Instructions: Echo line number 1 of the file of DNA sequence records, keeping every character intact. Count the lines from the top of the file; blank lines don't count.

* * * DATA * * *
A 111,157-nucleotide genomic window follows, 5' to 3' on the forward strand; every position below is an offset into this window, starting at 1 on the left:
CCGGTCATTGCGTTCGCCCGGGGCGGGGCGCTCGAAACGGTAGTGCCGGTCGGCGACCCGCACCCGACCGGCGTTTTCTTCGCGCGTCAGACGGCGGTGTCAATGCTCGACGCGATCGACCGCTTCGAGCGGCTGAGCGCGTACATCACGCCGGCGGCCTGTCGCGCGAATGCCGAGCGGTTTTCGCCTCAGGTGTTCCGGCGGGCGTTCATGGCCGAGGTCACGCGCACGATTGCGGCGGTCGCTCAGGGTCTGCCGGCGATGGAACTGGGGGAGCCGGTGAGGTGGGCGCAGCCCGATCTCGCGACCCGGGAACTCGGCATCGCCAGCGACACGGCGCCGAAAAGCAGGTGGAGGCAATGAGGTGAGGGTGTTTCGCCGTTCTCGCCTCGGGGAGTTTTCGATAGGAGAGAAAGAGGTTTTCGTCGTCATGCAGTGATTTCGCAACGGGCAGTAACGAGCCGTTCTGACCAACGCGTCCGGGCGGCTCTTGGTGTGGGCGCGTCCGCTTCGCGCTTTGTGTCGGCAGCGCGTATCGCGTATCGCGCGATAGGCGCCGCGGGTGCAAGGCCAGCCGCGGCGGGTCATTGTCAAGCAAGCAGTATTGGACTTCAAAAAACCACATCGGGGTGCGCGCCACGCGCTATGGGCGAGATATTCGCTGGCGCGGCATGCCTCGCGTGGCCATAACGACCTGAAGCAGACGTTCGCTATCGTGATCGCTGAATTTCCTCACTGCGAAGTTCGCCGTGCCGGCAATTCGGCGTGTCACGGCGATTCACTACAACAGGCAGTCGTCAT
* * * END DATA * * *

A 111,157-nucleotide genomic window follows, 5' to 3' on the forward strand; every position below is an offset into this window, starting at 1 on the left: